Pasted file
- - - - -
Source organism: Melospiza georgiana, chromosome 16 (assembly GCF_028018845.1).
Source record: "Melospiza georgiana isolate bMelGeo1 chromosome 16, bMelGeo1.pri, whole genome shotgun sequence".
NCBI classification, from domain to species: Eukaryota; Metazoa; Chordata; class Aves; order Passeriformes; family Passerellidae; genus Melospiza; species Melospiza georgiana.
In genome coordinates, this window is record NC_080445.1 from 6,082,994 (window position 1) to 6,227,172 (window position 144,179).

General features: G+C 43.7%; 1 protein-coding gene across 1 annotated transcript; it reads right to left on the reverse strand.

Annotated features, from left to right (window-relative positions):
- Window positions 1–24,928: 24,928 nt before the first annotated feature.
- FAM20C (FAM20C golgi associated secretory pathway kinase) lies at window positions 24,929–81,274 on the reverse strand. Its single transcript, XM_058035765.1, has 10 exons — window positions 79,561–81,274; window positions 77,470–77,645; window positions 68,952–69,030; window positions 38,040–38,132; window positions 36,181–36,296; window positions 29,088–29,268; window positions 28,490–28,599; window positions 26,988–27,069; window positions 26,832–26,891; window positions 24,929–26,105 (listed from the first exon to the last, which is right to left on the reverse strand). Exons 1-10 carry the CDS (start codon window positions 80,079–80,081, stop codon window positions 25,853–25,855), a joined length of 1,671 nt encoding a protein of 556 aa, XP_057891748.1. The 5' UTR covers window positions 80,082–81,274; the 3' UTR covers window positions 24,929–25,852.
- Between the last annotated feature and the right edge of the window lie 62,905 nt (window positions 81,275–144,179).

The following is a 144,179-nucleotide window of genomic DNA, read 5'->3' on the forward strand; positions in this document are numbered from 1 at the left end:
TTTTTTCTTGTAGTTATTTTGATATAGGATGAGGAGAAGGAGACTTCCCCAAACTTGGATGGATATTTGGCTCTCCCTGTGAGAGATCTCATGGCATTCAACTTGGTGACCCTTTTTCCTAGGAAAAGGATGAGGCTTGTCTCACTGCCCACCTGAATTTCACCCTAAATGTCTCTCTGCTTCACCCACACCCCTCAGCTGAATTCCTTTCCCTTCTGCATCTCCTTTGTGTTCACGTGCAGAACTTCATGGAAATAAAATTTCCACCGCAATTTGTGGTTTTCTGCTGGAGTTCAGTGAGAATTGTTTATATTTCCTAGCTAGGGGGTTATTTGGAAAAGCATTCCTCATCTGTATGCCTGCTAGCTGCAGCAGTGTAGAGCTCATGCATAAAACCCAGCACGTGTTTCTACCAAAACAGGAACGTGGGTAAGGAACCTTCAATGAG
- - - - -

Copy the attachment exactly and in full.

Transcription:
Source organism: Melospiza georgiana, chromosome 16 (assembly GCF_028018845.1).
Source record: "Melospiza georgiana isolate bMelGeo1 chromosome 16, bMelGeo1.pri, whole genome shotgun sequence".
NCBI classification, from domain to species: Eukaryota; Metazoa; Chordata; class Aves; order Passeriformes; family Passerellidae; genus Melospiza; species Melospiza georgiana.
In genome coordinates, this window is record NC_080445.1 from 6,082,994 (window position 1) to 6,227,172 (window position 144,179).

General features: G+C 43.7%; 1 protein-coding gene across 1 annotated transcript; it reads right to left on the reverse strand.

Annotated features, from left to right (window-relative positions):
- Window positions 1–24,928: 24,928 nt before the first annotated feature.
- FAM20C (FAM20C golgi associated secretory pathway kinase) lies at window positions 24,929–81,274 on the reverse strand. Its single transcript, XM_058035765.1, has 10 exons — window positions 79,561–81,274; window positions 77,470–77,645; window positions 68,952–69,030; window positions 38,040–38,132; window positions 36,181–36,296; window positions 29,088–29,268; window positions 28,490–28,599; window positions 26,988–27,069; window positions 26,832–26,891; window positions 24,929–26,105 (listed from the first exon to the last, which is right to left on the reverse strand). Exons 1-10 carry the CDS (start codon window positions 80,079–80,081, stop codon window positions 25,853–25,855), a joined length of 1,671 nt encoding a protein of 556 aa, XP_057891748.1. The 5' UTR covers window positions 80,082–81,274; the 3' UTR covers window positions 24,929–25,852.
- Between the last annotated feature and the right edge of the window lie 62,905 nt (window positions 81,275–144,179).

The following is a 144,179-nucleotide window of genomic DNA, read 5'->3' on the forward strand; positions in this document are numbered from 1 at the left end:
TTTTTTCTTGTAGTTATTTTGATATAGGATGAGGAGAAGGAGACTTCCCCAAACTTGGATGGATATTTGGCTCTCCCTGTGAGAGATCTCATGGCATTCAACTTGGTGACCCTTTTTCCTAGGAAAAGGATGAGGCTTGTCTCACTGCCCACCTGAATTTCACCCTAAATGTCTCTCTGCTTCACCCACACCCCTCAGCTGAATTCCTTTCCCTTCTGCATCTCCTTTGTGTTCACGTGCAGAACTTCATGGAAATAAAATTTCCACCGCAATTTGTGGTTTTCTGCTGGAGTTCAGTGAGAATTGTTTATATTTCCTAGCTAGGGGGTTATTTGGAAAAGCATTCCTCATCTGTATGCCTGCTAGCTGCAGCAGTGTAGAGCTCATGCATAAAACCCAGCACGTGTTTCTACCAAAACAGGAACGTGGGTAAGGAACCTTCAATGAG